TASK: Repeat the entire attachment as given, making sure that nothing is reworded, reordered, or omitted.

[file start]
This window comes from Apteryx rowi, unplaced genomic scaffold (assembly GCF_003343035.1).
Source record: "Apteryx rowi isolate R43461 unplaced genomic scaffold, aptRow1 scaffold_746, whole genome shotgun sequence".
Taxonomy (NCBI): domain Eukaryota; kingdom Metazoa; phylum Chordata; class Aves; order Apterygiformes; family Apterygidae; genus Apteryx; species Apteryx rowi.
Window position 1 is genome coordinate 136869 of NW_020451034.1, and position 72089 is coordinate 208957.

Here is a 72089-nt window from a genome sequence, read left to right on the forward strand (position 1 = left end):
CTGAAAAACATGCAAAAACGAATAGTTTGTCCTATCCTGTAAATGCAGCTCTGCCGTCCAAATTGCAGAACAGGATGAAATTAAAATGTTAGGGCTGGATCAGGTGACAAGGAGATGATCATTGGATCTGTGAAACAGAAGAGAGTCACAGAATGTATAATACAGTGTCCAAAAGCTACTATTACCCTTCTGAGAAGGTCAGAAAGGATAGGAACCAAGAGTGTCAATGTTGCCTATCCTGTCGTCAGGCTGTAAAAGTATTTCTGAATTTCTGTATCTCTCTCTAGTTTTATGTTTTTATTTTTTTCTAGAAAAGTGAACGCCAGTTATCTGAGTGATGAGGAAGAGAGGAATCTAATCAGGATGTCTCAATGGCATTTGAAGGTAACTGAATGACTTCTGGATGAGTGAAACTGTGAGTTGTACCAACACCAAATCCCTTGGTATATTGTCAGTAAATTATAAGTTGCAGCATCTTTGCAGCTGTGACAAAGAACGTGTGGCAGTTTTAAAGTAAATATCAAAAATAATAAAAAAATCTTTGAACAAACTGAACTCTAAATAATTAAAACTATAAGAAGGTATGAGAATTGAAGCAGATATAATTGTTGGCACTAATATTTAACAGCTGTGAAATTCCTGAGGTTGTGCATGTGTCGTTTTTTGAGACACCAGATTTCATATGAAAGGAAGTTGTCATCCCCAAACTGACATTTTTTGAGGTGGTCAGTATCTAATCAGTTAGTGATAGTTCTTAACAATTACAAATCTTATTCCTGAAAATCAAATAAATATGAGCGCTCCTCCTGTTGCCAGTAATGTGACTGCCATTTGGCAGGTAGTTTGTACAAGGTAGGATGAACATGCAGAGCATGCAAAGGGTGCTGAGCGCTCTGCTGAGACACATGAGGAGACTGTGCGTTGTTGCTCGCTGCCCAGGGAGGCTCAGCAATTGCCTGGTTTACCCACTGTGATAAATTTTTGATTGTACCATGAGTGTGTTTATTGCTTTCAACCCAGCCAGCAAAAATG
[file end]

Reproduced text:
This window comes from Apteryx rowi, unplaced genomic scaffold (assembly GCF_003343035.1).
Source record: "Apteryx rowi isolate R43461 unplaced genomic scaffold, aptRow1 scaffold_746, whole genome shotgun sequence".
Taxonomy (NCBI): domain Eukaryota; kingdom Metazoa; phylum Chordata; class Aves; order Apterygiformes; family Apterygidae; genus Apteryx; species Apteryx rowi.
Window position 1 is genome coordinate 136869 of NW_020451034.1, and position 72089 is coordinate 208957.

Here is a 72089-nt window from a genome sequence, read left to right on the forward strand (position 1 = left end):
CTGAAAAACATGCAAAAACGAATAGTTTGTCCTATCCTGTAAATGCAGCTCTGCCGTCCAAATTGCAGAACAGGATGAAATTAAAATGTTAGGGCTGGATCAGGTGACAAGGAGATGATCATTGGATCTGTGAAACAGAAGAGAGTCACAGAATGTATAATACAGTGTCCAAAAGCTACTATTACCCTTCTGAGAAGGTCAGAAAGGATAGGAACCAAGAGTGTCAATGTTGCCTATCCTGTCGTCAGGCTGTAAAAGTATTTCTGAATTTCTGTATCTCTCTCTAGTTTTATGTTTTTATTTTTTTCTAGAAAAGTGAACGCCAGTTATCTGAGTGATGAGGAAGAGAGGAATCTAATCAGGATGTCTCAATGGCATTTGAAGGTAACTGAATGACTTCTGGATGAGTGAAACTGTGAGTTGTACCAACACCAAATCCCTTGGTATATTGTCAGTAAATTATAAGTTGCAGCATCTTTGCAGCTGTGACAAAGAACGTGTGGCAGTTTTAAAGTAAATATCAAAAATAATAAAAAAATCTTTGAACAAACTGAACTCTAAATAATTAAAACTATAAGAAGGTATGAGAATTGAAGCAGATATAATTGTTGGCACTAATATTTAACAGCTGTGAAATTCCTGAGGTTGTGCATGTGTCGTTTTTTGAGACACCAGATTTCATATGAAAGGAAGTTGTCATCCCCAAACTGACATTTTTTGAGGTGGTCAGTATCTAATCAGTTAGTGATAGTTCTTAACAATTACAAATCTTATTCCTGAAAATCAAATAAATATGAGCGCTCCTCCTGTTGCCAGTAATGTGACTGCCATTTGGCAGGTAGTTTGTACAAGGTAGGATGAACATGCAGAGCATGCAAAGGGTGCTGAGCGCTCTGCTGAGACACATGAGGAGACTGTGCGTTGTTGCTCGCTGCCCAGGGAGGCTCAGCAATTGCCTGGTTTACCCACTGTGATAAATTTTTGATTGTACCATGAGTGTGTTTATTGCTTTCAACCCAGCCAGCAAAAATG